Why do dementia patients fidget and fix things in the middle of the night?

A fellow caregiver asked...

"WHY," Especially in "Middle of the Night," do many Dementia patients "Fidget and Fix" Things? (i.e. 'fidgeting especially with sheets, blankets, materials, etc....)?? They do this for long periods and I would like to know WHY so that I can better understand. Awaiting your response and.. "T.Y."

Expert Answer

Brenda Avadian, brings knowledge, hope, and joy to family caregivers for loved ones with Alzheimer's and dementia. She cared for her father with Alzheimer's and helps families one-on-one and in groups. She is the author of eight books, including the pioneering memoir "Where's my shoes?" My Father's Walk through Alzheimer's and the Finding the JOY in Alzheimer's series. She presents vivid, compelling, and funny keynotes to both professional and family caregiving audiences.

People with moderate dementia need to feel useful and purposeful like we do; so, you may observe them fidgeting and fixing things. Other times, they will pace and try to go "home."

Typically, the reasons they "fidget and fix things" or pace and wander is because they need a purpose or feel lost.

This is why we recommend activities during the day to keep them involved and to tire them, so they experience less Sundowner's (agitation in the late afternoon). With activities during the day, they'll likely sleep better at night.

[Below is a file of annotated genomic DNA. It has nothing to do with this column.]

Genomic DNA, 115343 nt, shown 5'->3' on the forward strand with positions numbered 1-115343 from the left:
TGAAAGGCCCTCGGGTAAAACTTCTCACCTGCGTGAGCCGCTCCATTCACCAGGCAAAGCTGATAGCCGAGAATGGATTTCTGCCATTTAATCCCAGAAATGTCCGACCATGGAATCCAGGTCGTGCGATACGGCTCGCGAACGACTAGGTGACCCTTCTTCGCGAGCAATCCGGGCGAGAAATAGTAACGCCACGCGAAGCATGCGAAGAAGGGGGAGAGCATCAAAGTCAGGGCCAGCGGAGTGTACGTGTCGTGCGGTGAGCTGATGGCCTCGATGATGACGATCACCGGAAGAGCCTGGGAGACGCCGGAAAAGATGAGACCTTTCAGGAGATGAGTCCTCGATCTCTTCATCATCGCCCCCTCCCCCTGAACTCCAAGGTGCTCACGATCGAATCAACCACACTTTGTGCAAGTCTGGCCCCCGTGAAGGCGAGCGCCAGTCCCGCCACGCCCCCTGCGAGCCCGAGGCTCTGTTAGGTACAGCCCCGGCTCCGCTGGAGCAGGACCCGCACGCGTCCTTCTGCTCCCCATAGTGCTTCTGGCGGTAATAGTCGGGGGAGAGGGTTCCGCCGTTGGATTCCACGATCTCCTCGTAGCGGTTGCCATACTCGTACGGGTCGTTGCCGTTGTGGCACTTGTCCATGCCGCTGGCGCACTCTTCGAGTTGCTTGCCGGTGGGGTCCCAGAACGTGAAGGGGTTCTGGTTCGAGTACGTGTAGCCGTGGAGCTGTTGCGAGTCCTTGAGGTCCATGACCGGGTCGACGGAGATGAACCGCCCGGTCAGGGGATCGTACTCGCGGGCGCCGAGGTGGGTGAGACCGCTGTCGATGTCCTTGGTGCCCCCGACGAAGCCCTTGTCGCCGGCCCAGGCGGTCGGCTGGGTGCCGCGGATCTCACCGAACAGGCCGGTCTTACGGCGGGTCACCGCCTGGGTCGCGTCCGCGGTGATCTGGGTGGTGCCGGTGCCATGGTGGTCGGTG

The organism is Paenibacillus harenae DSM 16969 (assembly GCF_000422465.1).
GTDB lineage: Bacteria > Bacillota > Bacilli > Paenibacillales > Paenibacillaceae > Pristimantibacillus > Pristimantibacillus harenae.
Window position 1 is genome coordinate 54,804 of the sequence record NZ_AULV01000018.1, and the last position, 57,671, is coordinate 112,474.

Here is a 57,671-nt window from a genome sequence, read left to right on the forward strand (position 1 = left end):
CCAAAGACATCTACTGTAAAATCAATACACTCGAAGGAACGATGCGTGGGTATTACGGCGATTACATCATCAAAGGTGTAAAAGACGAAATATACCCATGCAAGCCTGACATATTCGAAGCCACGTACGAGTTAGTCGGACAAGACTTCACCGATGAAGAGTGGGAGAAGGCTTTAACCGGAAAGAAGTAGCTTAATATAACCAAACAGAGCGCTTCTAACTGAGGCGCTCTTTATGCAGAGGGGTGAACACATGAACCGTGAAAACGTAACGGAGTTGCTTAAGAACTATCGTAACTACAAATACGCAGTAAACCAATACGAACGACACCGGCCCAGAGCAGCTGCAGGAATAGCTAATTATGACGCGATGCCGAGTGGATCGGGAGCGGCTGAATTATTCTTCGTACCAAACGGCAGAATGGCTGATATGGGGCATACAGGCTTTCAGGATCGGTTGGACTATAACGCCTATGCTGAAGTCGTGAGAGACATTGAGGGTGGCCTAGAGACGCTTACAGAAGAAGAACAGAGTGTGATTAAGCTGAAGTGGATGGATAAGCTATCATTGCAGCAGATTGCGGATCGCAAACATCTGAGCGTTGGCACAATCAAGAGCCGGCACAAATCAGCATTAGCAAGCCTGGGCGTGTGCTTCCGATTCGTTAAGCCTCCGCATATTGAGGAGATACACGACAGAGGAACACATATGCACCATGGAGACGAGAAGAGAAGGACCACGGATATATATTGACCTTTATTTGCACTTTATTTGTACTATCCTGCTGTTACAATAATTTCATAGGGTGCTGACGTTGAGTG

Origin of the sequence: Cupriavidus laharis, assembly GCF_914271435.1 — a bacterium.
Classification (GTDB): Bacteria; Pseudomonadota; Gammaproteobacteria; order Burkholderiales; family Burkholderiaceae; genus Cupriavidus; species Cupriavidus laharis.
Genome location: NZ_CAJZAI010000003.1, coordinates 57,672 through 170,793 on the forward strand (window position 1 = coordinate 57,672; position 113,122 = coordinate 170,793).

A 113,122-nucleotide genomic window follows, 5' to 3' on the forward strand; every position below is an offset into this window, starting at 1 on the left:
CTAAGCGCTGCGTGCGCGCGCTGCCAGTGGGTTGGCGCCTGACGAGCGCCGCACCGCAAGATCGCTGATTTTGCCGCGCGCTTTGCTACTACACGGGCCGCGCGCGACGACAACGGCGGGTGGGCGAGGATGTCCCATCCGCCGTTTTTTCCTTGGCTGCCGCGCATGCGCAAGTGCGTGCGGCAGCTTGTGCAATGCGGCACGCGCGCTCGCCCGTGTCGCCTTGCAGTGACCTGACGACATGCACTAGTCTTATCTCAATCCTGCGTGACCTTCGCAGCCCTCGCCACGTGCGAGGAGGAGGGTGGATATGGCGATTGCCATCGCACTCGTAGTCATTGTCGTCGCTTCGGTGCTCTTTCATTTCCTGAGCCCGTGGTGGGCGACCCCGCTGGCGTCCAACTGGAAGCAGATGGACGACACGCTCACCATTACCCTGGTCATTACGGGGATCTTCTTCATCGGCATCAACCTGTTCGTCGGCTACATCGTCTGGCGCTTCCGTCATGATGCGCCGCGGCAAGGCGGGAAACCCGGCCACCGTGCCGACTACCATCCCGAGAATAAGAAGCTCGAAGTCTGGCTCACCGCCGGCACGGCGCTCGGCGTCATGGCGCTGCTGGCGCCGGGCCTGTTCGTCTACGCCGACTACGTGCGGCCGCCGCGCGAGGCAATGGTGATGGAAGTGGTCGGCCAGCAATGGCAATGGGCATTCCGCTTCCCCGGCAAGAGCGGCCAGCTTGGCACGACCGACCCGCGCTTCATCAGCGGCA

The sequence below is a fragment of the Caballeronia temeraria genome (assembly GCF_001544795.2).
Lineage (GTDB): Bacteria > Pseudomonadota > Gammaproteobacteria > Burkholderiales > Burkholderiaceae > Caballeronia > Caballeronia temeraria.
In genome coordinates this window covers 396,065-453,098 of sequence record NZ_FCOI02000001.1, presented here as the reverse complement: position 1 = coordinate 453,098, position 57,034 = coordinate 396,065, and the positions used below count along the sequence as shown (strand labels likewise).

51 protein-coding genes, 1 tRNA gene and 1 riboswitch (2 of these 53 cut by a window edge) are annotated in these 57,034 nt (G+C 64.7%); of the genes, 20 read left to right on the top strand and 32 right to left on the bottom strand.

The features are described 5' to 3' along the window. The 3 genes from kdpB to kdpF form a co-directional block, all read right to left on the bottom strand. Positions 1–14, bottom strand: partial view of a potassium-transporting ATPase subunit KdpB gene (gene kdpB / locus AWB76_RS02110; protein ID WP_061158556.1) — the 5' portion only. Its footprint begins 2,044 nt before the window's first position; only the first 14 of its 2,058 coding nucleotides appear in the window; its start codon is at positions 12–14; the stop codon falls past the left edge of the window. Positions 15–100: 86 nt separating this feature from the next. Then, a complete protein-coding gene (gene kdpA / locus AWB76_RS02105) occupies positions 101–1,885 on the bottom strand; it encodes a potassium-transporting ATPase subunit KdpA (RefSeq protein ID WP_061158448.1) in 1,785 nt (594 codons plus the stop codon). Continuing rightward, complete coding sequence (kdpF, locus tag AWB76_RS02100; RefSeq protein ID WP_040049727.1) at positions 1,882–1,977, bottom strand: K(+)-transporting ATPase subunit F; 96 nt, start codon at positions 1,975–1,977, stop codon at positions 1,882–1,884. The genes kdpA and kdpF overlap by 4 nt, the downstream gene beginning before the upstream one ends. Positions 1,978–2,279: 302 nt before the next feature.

Safe activities include drying dishes, folding laundry, or sorting coins, to help them feel they're making a contribution. One former caregiver and friend diagnosed with dementia after her husband's passing was a "literary genius" in today's world. Raised with the old tradition of memorizing poems (which she could still recite) and with strict rules of grammar and punctuation, she could still read. I'd eMail articles to her, which her caregiver would print. I would call her the following day and she would give me her edits via telephone. She felt so happy that she could help, she even thought about tutoring college students. Others can still sing or play a musical instrument. Imagine live entertainment. What a delight!

Since it's a challenge for one family caregiver to occupy a loved one all day and everyday, adult day care services provide a good respite where the loved one can go and be active with others for a change of pace. If there's resistance, the staff is able to work with the family to role play a "work setting," being on a "cruise," at "church," "volunteering," or any other setting.

We all need to feel useful and appreciated in this world. Cognitively impaired people with dementia are just like us--let's give them a purpose by helping them feel useful.